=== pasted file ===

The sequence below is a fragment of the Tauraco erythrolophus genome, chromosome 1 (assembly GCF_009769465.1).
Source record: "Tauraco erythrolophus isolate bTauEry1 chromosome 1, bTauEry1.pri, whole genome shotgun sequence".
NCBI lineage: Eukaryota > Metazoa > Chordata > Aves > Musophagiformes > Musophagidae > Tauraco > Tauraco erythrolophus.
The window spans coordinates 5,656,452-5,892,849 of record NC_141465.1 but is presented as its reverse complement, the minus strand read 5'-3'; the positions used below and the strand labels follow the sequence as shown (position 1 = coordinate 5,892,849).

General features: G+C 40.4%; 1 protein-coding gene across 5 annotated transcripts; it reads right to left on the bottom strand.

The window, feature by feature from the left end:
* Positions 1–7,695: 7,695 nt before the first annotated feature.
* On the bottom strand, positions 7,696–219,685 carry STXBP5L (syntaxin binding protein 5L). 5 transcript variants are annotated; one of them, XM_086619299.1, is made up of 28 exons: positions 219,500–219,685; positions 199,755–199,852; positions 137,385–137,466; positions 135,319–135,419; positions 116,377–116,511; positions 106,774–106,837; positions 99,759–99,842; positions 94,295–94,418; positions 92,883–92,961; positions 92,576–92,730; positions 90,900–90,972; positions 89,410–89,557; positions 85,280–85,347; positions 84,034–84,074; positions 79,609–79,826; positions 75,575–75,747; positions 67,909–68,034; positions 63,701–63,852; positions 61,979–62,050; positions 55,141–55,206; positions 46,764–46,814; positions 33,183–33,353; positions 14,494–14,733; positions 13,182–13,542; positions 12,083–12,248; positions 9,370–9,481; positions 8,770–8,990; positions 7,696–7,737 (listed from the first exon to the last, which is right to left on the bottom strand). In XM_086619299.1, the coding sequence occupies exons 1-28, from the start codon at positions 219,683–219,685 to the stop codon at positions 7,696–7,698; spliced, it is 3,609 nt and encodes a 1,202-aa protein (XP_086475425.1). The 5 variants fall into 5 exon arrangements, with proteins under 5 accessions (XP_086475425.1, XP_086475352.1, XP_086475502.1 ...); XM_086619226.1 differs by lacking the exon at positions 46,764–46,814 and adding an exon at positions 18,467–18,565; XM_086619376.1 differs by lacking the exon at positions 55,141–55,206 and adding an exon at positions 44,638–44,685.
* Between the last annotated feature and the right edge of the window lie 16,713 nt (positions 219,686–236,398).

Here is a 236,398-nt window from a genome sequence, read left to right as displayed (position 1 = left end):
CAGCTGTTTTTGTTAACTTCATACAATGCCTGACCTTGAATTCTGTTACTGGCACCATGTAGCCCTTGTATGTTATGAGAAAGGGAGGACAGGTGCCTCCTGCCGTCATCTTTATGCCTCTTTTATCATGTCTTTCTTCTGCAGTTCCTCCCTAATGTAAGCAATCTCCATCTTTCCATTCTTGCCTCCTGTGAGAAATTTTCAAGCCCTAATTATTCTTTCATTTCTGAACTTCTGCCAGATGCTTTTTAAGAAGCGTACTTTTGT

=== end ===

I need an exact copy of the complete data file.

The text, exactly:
The sequence below is a fragment of the Tauraco erythrolophus genome, chromosome 1 (assembly GCF_009769465.1).
Source record: "Tauraco erythrolophus isolate bTauEry1 chromosome 1, bTauEry1.pri, whole genome shotgun sequence".
NCBI lineage: Eukaryota > Metazoa > Chordata > Aves > Musophagiformes > Musophagidae > Tauraco > Tauraco erythrolophus.
The window spans coordinates 5,656,452-5,892,849 of record NC_141465.1 but is presented as its reverse complement, the minus strand read 5'-3'; the positions used below and the strand labels follow the sequence as shown (position 1 = coordinate 5,892,849).

General features: G+C 40.4%; 1 protein-coding gene across 5 annotated transcripts; it reads right to left on the bottom strand.

The window, feature by feature from the left end:
* Positions 1–7,695: 7,695 nt before the first annotated feature.
* On the bottom strand, positions 7,696–219,685 carry STXBP5L (syntaxin binding protein 5L). 5 transcript variants are annotated; one of them, XM_086619299.1, is made up of 28 exons: positions 219,500–219,685; positions 199,755–199,852; positions 137,385–137,466; positions 135,319–135,419; positions 116,377–116,511; positions 106,774–106,837; positions 99,759–99,842; positions 94,295–94,418; positions 92,883–92,961; positions 92,576–92,730; positions 90,900–90,972; positions 89,410–89,557; positions 85,280–85,347; positions 84,034–84,074; positions 79,609–79,826; positions 75,575–75,747; positions 67,909–68,034; positions 63,701–63,852; positions 61,979–62,050; positions 55,141–55,206; positions 46,764–46,814; positions 33,183–33,353; positions 14,494–14,733; positions 13,182–13,542; positions 12,083–12,248; positions 9,370–9,481; positions 8,770–8,990; positions 7,696–7,737 (listed from the first exon to the last, which is right to left on the bottom strand). In XM_086619299.1, the coding sequence occupies exons 1-28, from the start codon at positions 219,683–219,685 to the stop codon at positions 7,696–7,698; spliced, it is 3,609 nt and encodes a 1,202-aa protein (XP_086475425.1). The 5 variants fall into 5 exon arrangements, with proteins under 5 accessions (XP_086475425.1, XP_086475352.1, XP_086475502.1 ...); XM_086619226.1 differs by lacking the exon at positions 46,764–46,814 and adding an exon at positions 18,467–18,565; XM_086619376.1 differs by lacking the exon at positions 55,141–55,206 and adding an exon at positions 44,638–44,685.
* Between the last annotated feature and the right edge of the window lie 16,713 nt (positions 219,686–236,398).

Here is a 236,398-nt window from a genome sequence, read left to right as displayed (position 1 = left end):
CAGCTGTTTTTGTTAACTTCATACAATGCCTGACCTTGAATTCTGTTACTGGCACCATGTAGCCCTTGTATGTTATGAGAAAGGGAGGACAGGTGCCTCCTGCCGTCATCTTTATGCCTCTTTTATCATGTCTTTCTTCTGCAGTTCCTCCCTAATGTAAGCAATCTCCATCTTTCCATTCTTGCCTCCTGTGAGAAATTTTCAAGCCCTAATTATTCTTTCATTTCTGAACTTCTGCCAGATGCTTTTTAAGAAGCGTACTTTTGT